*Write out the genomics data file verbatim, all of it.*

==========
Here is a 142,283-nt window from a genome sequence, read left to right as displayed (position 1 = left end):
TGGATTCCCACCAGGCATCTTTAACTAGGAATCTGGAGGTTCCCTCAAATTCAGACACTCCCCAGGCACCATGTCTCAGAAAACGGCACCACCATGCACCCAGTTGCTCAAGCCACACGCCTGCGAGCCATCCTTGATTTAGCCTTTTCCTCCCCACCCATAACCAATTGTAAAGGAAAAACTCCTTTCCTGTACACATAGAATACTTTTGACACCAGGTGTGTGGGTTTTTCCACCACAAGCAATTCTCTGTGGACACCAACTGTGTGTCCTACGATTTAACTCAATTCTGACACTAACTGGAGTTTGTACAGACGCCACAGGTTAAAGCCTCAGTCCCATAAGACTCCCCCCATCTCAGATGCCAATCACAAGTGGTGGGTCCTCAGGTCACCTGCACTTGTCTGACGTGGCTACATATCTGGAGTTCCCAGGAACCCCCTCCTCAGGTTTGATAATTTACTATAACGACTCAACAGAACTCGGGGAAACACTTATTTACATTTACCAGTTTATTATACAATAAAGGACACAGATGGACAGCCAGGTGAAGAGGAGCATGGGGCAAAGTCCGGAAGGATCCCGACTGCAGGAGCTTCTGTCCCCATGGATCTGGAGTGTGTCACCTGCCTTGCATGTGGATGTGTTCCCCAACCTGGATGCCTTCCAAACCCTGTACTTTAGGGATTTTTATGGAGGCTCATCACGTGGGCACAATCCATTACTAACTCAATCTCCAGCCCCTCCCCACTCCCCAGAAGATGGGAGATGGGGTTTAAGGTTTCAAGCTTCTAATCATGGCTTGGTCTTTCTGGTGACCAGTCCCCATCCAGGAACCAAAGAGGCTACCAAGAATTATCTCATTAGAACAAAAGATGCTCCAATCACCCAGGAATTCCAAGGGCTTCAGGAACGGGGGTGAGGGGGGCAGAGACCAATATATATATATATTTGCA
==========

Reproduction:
Here is a 142,283-nt window from a genome sequence, read left to right as displayed (position 1 = left end):
TGGATTCCCACCAGGCATCTTTAACTAGGAATCTGGAGGTTCCCTCAAATTCAGACACTCCCCAGGCACCATGTCTCAGAAAACGGCACCACCATGCACCCAGTTGCTCAAGCCACACGCCTGCGAGCCATCCTTGATTTAGCCTTTTCCTCCCCACCCATAACCAATTGTAAAGGAAAAACTCCTTTCCTGTACACATAGAATACTTTTGACACCAGGTGTGTGGGTTTTTCCACCACAAGCAATTCTCTGTGGACACCAACTGTGTGTCCTACGATTTAACTCAATTCTGACACTAACTGGAGTTTGTACAGACGCCACAGGTTAAAGCCTCAGTCCCATAAGACTCCCCCCATCTCAGATGCCAATCACAAGTGGTGGGTCCTCAGGTCACCTGCACTTGTCTGACGTGGCTACATATCTGGAGTTCCCAGGAACCCCCTCCTCAGGTTTGATAATTTACTATAACGACTCAACAGAACTCGGGGAAACACTTATTTACATTTACCAGTTTATTATACAATAAAGGACACAGATGGACAGCCAGGTGAAGAGGAGCATGGGGCAAAGTCCGGAAGGATCCCGACTGCAGGAGCTTCTGTCCCCATGGATCTGGAGTGTGTCACCTGCCTTGCATGTGGATGTGTTCCCCAACCTGGATGCCTTCCAAACCCTGTACTTTAGGGATTTTTATGGAGGCTCATCACGTGGGCACAATCCATTACTAACTCAATCTCCAGCCCCTCCCCACTCCCCAGAAGATGGGAGATGGGGTTTAAGGTTTCAAGCTTCTAATCATGGCTTGGTCTTTCTGGTGACCAGTCCCCATCCAGGAACCAAAGAGGCTACCAAGAATTATCTCATTAGAACAAAAGATGCTCCAATCACCCAGGAATTCCAAGGGCTTCAGGAACGGGGGTGAGGGGGGCAGAGACCAATATATATATATATTTGCA